It wouldn't have just been easier for teams to schedule if the rules required 12 1A opponents: it would make it much easier for all of us to compare teams with no common opponents.
Defining "resume" would be easy if schedules were relatively symmetric since there can't be a round-robin. What if we form a "committee" of as many different objective rankings (i.e. computer algorithms) as we can find and let them decide?
As I'm writing there are 99 computer rankings available, and the process to determine "the best 4" could go something like this.
Clemson and Georgia are ranked by a majority (50 or more) of the ratings ranking them in the top four, so they are in.
# Team 92 Clemson 84 Georgia 48 Oklahoma 43 Ohio State 40 Alabama 33 Wisconsin 29 UCF 18 Penn State 3 Auburn Washington 2 Southern California 1 Miami-Florida Memphis Notre Dame
Since there are two spots left and four teams ranked 5th or better by a majority of the committee we can eliminate all of the teams ranked worst than 5th, leaving Ohio State, Oklahoma, Wisconsin, and Alabama as four choices for the last two spots.
Maj Team 5 Ohio State 5 Oklahoma 5 Wisconsin 5 Alabama 7 Penn State 8 UCF 9 Auburn 10 Notre Dame 11 Washington 12 Southern California 12 Miami-Florida 20 Memphis
Our computer committee might have chosen Alabama and Wisconsin for the last two spots.
Rank Team W L Conf BLI T4votes SOWP WW LL TT 5 Alabama 11 1 SEC 6 40 0.9496 121 5 3 5 Wisconsin 12 1 B10 9 33 0.9264 118 8 3 5 Oklahoma 12 1 B12 15 48 0.8798 112 14 3 5 Ohio State 11 2 B10 24 43 0.8372 103 16 10
It is interesting that all the human discussion notwithstanding, the last spot was between Oklahoma and Wisconsin, not Alabama and Ohio State. And the loss that hurt Ohio State the most was probably not at Iowa but the home loss to Oklahoma.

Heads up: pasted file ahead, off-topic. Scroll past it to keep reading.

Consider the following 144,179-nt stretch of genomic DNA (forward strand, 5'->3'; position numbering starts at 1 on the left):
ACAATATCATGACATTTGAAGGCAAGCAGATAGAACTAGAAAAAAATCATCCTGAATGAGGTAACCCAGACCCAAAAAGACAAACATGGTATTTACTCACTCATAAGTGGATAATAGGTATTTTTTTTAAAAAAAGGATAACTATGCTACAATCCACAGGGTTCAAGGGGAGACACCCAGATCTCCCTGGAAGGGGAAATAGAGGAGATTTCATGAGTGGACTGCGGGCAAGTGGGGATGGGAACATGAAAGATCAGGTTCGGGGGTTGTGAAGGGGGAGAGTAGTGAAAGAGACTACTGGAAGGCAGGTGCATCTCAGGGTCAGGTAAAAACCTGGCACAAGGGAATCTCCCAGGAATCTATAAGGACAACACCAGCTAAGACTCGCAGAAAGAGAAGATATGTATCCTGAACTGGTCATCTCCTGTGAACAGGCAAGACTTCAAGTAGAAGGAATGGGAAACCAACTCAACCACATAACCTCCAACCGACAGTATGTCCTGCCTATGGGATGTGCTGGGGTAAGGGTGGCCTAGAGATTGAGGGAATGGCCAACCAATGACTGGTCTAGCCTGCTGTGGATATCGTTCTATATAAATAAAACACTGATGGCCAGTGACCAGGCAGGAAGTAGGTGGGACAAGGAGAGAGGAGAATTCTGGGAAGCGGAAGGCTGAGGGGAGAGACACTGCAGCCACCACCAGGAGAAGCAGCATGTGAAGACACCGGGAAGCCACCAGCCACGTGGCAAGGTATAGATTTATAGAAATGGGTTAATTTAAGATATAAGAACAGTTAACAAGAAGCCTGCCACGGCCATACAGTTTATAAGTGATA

From the SOWP data for all teams we can find the pseudo Smith Set – the set of teams that have a stronger path to every team outside of the set. This year that is undefeated UCF and Memphis, whose only losses were to UCF. My "Bad Loss Index" (BLI) is the number of second-order losses or ties to teams outside of the Smith Set. (There isn't a "good loss" but there's no shame in losing to a team that nobody beat.)
The BLI is lower for Wisconsin than Ohio State because Wisconsin's wins over common opponents "cut off" some of the potential ?→Ohio State→Wisconsin chains. The same structure prevents LSU's bad loss to Troy from affecting Alabama, since Troy→LSU→Auburn→Alabama is trumped by Alabama→LSU. Ohio State can make up for the conference loss by beating teams that beat Iowa, but it couldn't beat any teams that beat Oklahoma.
But consider that if instead of comparing the four contenders for the last two spots based upon how their resumes with respect to the whole field, we only consider their relative position in the directed games graph against only the remaining teams. Taking the six pairs in turn we assign a 1 for a second order win, 0 for a loss, and ½ for a tie. Here's what we get if we use
Pairwise Alabama Oklahoma Ohio State Wisconsin 2½ Alabama * 1 1 ½ 2 Oklahoma 0 * 1 1 1 Ohio State 0 0 * 1 ½ Wisconsin ½ 0 0 *
Seed Clemson Georgia Alabama Oklahoma 3 1 Clemson * 1 1 1 2 2 Georgia 0 * 1 1 1 3 Alabama 0 0 * 1 0 4 Oklahoma 0 0 0 *
© Copyright 2017, Paul Kislanko